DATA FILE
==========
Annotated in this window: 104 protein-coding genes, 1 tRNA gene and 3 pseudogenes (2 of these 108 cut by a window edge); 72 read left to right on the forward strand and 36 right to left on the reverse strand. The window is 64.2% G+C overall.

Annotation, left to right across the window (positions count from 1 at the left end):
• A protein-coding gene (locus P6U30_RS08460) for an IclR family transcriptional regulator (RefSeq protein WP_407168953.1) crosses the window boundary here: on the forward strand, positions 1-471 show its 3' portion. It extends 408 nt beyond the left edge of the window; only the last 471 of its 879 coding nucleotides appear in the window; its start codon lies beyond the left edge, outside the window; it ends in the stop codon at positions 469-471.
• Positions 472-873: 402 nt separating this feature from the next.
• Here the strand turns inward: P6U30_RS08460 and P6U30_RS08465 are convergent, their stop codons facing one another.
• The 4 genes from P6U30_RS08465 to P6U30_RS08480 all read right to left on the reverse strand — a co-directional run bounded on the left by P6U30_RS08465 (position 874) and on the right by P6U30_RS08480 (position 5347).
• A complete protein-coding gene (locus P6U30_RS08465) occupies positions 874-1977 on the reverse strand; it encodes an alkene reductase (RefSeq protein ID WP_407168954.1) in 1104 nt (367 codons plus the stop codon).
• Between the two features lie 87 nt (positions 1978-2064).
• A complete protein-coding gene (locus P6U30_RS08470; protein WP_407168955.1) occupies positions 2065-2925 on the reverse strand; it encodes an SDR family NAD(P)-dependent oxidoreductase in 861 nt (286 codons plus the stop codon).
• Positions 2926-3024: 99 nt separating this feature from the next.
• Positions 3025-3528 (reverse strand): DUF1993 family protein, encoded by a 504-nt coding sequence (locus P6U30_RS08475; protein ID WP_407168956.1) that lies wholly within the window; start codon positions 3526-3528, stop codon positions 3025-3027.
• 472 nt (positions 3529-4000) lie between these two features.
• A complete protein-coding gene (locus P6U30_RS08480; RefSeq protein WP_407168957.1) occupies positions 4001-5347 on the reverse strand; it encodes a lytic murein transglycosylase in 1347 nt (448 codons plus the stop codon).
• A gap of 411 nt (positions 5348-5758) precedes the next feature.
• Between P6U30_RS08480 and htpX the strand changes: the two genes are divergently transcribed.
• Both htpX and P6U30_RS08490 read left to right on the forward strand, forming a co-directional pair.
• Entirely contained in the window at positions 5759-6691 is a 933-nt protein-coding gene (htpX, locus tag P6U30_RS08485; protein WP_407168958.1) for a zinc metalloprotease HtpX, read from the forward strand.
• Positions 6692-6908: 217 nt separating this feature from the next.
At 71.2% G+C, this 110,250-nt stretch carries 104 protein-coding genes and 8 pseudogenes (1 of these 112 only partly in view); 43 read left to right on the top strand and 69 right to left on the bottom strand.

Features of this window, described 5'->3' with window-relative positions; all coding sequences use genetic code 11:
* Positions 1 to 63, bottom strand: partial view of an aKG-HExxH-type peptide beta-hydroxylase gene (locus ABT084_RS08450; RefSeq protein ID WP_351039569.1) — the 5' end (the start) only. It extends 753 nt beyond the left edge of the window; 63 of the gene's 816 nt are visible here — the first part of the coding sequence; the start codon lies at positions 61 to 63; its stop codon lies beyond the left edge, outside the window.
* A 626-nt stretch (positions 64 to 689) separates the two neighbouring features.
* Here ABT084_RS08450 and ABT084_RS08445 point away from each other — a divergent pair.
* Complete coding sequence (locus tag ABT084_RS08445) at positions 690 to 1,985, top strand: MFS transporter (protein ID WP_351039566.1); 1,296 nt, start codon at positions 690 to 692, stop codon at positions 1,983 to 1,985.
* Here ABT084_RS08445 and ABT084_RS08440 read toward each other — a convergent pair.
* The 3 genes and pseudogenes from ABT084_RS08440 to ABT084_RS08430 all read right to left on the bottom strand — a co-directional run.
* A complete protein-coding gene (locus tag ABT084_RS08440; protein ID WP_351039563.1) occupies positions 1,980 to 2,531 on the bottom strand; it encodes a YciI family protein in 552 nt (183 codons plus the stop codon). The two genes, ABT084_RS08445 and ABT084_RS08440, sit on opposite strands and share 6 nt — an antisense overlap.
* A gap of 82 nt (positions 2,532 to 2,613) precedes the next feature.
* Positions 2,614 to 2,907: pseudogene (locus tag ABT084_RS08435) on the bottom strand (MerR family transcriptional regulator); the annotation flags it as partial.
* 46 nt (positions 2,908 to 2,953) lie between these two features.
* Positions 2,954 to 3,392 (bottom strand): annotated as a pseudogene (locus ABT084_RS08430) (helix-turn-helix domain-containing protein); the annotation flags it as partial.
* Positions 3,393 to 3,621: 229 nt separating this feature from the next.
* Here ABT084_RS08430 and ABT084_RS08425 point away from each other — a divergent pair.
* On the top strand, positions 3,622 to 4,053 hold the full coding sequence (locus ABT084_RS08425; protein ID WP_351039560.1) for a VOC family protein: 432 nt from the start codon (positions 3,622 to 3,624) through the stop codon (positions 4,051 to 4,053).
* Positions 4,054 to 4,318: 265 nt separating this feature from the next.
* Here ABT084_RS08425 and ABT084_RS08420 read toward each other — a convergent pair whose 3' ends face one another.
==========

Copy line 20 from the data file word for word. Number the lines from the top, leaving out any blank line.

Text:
Features of this window, described 5'->3' with window-relative positions; all coding sequences use genetic code 11: